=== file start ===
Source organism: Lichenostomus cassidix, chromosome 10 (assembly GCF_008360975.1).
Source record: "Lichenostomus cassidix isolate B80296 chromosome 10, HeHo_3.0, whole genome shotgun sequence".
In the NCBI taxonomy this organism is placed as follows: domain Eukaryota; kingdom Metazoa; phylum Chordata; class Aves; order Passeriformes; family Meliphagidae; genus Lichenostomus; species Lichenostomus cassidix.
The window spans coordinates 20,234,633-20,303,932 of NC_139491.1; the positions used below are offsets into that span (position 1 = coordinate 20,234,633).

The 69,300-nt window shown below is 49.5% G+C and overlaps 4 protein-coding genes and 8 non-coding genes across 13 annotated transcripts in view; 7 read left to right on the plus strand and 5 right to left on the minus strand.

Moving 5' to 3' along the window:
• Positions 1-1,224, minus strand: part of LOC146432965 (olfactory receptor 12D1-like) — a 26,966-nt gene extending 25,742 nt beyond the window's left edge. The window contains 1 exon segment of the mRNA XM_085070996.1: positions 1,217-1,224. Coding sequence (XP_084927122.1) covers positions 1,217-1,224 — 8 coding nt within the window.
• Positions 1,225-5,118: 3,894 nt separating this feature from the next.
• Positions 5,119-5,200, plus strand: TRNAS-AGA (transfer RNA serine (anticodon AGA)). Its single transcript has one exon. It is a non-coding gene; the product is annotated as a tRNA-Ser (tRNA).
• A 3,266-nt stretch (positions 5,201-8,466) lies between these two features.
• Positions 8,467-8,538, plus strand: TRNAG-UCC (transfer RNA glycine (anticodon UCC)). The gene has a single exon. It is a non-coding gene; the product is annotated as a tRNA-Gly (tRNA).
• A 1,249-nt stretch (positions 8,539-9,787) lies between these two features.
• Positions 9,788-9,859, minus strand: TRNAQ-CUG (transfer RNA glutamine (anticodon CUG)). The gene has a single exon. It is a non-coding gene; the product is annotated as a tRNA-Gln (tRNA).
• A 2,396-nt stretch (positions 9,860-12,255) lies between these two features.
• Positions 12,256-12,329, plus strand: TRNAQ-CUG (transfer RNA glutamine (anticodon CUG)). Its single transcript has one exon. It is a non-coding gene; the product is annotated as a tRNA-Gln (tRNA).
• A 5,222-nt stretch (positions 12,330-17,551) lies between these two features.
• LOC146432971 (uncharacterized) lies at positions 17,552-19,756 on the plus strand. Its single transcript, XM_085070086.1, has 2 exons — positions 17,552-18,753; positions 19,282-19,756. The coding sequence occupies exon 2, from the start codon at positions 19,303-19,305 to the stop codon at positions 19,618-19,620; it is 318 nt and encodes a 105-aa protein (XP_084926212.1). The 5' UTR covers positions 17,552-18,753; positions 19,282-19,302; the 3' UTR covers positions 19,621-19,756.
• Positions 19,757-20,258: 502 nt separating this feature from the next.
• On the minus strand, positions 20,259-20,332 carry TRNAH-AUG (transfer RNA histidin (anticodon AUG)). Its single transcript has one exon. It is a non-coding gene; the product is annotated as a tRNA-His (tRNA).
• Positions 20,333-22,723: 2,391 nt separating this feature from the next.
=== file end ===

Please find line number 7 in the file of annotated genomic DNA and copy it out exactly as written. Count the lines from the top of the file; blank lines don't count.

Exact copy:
• Positions 1-1,224, minus strand: part of LOC146432965 (olfactory receptor 12D1-like) — a 26,966-nt gene extending 25,742 nt beyond the window's left edge. The window contains 1 exon segment of the mRNA XM_085070996.1: positions 1,217-1,224. Coding sequence (XP_084927122.1) covers positions 1,217-1,224 — 8 coding nt within the window.